Academic journal article Journal of Cultural Diversity

Acculturation as a Predictor of Health Promoting and Lifestyle Practices of Arab Americans: A Descriptive Study

Academic journal article Journal of Cultural Diversity

Acculturation as a Predictor of Health Promoting and Lifestyle Practices of Arab Americans: A Descriptive Study

Article excerpt

Abstract: A cross-sectional descriptive study was done using the Acculturation Rating scale of Arab Americans-ll, and the Health Promotion and Lifestyle Profile H to assess the relationship between acculturation and health promotion practices among Arab Americans. Findings showed that attraction to American culture was the most important predictor of physical activity; whereas attraction to Arabic culture was the most important predictor of stress management and nutritional practices. Results suggest that, when demographics are controlled, acculturation predicts various health promotion practices in different patterns among members of this group. These findings contribute to a better understanding of acculturation's influence on immigrants' health promotion practices.

Key Words: Acculturation, Health-promotion practices, Arab Americans, HPLP 11.

Background

Acculturation is described as the dual process of cultural and psychological change that takes place as a result of contact between two or more cultural groups and their individual members (Berry, 2003). The process of acculturation is unique to each immigrant group (Berry) and is influenced by variables that are dependent on the cultural and sociopolitical characteristics of not only the ethnic group but also those of the dominant group (Berry).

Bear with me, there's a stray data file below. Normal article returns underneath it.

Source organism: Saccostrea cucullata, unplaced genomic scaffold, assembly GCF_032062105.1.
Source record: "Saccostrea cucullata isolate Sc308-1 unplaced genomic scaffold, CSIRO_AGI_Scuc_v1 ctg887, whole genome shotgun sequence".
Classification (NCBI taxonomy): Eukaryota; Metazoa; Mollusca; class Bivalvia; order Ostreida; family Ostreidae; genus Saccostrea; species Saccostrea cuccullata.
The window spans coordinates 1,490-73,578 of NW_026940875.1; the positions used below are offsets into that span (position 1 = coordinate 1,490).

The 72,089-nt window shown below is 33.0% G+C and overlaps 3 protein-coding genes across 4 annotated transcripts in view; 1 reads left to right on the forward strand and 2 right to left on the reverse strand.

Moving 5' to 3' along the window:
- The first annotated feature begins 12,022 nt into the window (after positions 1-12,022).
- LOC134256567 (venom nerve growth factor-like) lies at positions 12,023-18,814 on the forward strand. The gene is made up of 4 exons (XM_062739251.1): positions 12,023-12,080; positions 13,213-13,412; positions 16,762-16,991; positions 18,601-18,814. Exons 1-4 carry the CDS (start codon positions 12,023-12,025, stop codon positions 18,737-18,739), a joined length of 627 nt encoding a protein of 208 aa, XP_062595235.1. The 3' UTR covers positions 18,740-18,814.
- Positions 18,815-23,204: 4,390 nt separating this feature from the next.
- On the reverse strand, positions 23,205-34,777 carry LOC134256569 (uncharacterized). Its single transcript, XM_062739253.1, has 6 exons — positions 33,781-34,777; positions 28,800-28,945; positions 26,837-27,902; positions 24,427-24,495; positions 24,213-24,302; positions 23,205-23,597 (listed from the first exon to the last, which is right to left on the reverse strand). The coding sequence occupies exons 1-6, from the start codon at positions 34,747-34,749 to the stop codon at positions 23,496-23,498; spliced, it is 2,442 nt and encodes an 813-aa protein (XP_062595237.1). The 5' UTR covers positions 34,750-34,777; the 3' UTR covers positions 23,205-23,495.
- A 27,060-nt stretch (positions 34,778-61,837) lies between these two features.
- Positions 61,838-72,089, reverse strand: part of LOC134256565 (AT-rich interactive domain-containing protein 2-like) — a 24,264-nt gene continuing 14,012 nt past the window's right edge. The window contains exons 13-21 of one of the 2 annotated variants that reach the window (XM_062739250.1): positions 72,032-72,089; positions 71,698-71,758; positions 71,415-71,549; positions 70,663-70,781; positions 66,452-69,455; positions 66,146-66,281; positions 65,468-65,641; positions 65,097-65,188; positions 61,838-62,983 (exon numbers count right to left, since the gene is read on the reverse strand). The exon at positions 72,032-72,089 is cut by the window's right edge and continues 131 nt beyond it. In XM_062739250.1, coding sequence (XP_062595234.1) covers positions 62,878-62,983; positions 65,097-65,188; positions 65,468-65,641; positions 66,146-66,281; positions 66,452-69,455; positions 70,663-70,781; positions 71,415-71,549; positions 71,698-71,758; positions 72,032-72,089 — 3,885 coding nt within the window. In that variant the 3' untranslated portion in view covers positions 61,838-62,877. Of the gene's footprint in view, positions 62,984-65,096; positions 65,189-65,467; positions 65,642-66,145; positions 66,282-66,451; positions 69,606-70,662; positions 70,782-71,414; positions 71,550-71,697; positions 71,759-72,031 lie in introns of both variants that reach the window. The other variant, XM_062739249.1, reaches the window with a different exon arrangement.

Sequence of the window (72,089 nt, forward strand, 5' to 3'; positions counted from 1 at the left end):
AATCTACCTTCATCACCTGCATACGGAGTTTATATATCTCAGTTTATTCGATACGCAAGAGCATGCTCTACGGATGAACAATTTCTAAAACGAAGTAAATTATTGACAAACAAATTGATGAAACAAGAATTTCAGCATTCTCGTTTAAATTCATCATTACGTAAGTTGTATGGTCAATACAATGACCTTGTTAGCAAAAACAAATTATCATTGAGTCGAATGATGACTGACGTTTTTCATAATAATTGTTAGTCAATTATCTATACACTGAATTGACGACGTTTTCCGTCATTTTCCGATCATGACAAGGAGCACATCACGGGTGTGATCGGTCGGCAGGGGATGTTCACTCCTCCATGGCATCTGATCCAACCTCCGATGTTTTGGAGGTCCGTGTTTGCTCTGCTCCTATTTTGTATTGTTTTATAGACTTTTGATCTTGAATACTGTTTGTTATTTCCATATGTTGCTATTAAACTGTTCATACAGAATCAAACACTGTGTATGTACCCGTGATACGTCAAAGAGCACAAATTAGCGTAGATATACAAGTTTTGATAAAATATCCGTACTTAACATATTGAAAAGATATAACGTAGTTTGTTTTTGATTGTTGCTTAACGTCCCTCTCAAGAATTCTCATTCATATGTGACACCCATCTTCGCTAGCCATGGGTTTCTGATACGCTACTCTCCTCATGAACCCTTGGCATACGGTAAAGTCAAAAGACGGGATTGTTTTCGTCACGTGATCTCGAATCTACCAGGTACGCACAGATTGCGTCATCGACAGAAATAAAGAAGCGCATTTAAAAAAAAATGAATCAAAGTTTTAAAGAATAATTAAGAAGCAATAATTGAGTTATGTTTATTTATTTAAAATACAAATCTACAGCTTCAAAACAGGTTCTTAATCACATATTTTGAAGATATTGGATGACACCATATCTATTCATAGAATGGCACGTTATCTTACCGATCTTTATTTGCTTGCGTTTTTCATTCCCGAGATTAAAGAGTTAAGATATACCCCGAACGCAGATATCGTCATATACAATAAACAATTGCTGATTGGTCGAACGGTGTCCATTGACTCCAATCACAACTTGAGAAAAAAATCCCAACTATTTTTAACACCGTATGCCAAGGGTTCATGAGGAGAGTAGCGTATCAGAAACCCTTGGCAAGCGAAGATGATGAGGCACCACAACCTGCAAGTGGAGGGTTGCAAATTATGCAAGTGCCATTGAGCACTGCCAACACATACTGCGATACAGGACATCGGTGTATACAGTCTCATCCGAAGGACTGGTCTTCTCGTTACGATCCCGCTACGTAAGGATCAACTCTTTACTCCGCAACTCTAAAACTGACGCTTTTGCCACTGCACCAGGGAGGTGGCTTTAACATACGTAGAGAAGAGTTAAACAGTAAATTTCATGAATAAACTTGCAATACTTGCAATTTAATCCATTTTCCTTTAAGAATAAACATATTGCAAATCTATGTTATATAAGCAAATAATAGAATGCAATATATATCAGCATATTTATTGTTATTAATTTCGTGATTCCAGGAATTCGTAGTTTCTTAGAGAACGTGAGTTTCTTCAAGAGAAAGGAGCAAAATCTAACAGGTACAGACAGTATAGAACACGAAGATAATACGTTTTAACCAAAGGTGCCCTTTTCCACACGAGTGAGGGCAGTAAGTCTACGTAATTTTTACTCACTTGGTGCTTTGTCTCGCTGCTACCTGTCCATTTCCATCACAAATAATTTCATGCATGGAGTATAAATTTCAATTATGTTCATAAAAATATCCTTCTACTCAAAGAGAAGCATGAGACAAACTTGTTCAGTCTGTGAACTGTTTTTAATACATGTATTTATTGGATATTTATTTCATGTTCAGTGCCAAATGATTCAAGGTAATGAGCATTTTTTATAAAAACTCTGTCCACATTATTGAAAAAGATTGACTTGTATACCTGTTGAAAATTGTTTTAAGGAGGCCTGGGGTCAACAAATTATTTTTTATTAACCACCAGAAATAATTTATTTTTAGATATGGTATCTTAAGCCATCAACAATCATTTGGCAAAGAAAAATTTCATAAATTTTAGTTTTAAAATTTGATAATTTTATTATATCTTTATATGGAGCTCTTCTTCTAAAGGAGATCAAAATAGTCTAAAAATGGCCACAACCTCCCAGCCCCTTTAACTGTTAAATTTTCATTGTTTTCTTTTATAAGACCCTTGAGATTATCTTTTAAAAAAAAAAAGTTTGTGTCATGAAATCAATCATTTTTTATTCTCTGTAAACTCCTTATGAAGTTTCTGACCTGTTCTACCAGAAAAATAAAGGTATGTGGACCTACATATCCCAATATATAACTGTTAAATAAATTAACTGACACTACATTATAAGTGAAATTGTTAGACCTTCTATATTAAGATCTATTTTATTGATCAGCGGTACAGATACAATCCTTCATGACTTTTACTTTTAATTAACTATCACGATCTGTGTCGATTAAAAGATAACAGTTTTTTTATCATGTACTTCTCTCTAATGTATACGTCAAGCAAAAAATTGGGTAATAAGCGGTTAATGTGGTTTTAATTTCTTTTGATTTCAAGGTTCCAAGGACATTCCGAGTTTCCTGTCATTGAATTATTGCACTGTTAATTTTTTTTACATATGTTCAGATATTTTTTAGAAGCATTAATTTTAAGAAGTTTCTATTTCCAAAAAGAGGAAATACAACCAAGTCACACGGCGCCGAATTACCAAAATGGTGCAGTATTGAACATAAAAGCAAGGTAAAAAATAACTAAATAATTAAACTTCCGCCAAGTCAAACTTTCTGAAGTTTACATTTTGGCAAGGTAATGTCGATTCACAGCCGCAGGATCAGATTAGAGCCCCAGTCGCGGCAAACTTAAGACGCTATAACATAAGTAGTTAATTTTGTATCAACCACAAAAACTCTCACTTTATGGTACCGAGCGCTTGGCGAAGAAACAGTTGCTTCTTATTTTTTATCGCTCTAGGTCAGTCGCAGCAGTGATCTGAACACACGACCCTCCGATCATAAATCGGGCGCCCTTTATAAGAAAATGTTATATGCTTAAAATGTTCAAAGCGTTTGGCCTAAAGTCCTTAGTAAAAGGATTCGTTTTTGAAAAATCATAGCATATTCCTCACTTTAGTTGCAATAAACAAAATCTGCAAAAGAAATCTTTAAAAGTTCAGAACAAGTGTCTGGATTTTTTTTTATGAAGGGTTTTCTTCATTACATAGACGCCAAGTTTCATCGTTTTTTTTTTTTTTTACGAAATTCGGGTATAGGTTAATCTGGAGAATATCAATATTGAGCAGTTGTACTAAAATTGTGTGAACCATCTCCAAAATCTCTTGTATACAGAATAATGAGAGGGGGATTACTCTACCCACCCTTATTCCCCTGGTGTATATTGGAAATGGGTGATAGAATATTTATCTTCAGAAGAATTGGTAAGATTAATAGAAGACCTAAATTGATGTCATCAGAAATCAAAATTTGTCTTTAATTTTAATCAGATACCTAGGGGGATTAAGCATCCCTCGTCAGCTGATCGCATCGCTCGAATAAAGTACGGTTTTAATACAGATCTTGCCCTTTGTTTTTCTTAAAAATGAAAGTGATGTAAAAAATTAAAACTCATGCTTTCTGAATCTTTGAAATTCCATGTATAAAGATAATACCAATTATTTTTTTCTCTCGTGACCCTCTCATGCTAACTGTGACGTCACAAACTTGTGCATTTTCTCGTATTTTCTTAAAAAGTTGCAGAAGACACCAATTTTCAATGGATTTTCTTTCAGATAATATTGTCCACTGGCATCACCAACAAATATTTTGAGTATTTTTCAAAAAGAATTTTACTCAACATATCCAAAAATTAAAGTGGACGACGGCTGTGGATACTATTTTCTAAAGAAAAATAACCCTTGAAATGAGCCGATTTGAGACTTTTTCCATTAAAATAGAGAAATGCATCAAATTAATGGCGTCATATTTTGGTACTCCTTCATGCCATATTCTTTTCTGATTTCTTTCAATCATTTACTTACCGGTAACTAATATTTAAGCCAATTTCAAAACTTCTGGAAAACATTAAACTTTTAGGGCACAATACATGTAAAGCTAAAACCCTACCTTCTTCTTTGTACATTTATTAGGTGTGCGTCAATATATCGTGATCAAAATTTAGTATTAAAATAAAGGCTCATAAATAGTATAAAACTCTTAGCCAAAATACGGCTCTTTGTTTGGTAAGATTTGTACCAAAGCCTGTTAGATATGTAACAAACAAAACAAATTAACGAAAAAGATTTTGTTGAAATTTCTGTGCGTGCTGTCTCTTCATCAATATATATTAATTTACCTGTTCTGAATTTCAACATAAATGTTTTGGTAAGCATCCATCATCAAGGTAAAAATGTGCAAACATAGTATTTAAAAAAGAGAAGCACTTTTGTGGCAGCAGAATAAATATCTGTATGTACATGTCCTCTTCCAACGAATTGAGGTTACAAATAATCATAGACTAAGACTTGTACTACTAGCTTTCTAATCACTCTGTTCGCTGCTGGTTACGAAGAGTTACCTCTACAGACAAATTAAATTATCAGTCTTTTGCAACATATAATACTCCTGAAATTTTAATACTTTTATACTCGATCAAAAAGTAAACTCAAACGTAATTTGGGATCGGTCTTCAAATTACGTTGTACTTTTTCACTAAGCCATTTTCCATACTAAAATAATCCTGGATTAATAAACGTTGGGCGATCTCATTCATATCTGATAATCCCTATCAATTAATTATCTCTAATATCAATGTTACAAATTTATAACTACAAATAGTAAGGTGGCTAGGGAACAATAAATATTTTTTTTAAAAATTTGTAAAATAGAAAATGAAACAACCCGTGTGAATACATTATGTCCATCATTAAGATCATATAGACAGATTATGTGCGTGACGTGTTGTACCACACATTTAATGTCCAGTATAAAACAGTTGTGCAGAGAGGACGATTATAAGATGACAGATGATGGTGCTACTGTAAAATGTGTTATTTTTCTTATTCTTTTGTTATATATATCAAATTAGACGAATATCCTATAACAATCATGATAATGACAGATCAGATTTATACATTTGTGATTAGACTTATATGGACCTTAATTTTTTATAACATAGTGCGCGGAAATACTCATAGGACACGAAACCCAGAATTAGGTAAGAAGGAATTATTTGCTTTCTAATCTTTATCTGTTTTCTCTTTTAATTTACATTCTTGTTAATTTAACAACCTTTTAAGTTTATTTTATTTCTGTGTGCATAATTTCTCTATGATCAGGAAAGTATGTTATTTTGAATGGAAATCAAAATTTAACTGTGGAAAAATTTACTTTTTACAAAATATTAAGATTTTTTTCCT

Recent models of acculturation acknowledge that immigrants use different strategies to acculturate. Berry (2003) identifies four strategies in which acculturation occurs: The first is assimilation, which refers to complete acquisition of the dominant culture and lack of immigrants' interest in maintaining their own culture. The second is integration, whicn refers to embracing, valuing and integrating both the dominant and ethnic culture. The third is separation, which refers to the maintenance of immigrants' ethnic culture and rejecting or avoiding contact with the dominant culture. The fourth strategy is marginalization, which refers to the disconnection or exclusion of immigrants, whether voluntary or not, from their ethnic as well as the dominant culture (Berry, 2003).

Acculturation influences immigrants' health and health practices (Lara, Gamboa, Kahramanian, Morales, & Bautista, 2005). More specifically, health promotion practices have been connected to immigrants' level of acculturation and demographic characteristics (Hulme et al., 2003). Health promotion refers to an approach that is focused on health rather than on illness and recognizes the multidimensional nature of health. Health promotion and lifestyle practices are directed toward sustaining or increasing individuals' level of well-being, self-actualization, and personal fulfillment (Walker, Sechrist, & Pender, 1987). Studies have shown that health promotion practices are closely connected to prevention of chronic diseases and improved well-being (Center for Disease Control and Prevention [CDC], 2010).

Numerous studies have focused on investigating immigrants' health promotion-related behaviors such as exercise and physical activity, cancer screening, and dietary habits (Abraido-Lanza, Chao, & Florez, 2005; Acevedo, 2000; Marks, Garcia, & Solis, 1990). Although not consistent, most literature looking at the relationship between acculturation and health promotion practices reveals an overall positive influence of higher levels of acculturation on cancer screening (Crespo, Smit, CarterPorkas, & Andersen, 2001 ) and exercise practices (Marks et al., 1990) and a negative influence on smoking, alcohol use, dietary habits, and disease prevention practices (Edelman, Christian, & Mosca, 2009; Gordon-Larsen, Harris, Ward, & Popkin, 2003; Wilkinson et al., 2005 ). California (CA) is one of the most diverse states in the United States. An estimated 26.9% of its population is foreign born (U.S. Census Bureau, 2009); CA is home to the largest number of Arab Americans, estimated at one million (Arab American Institute [AAI], n. …

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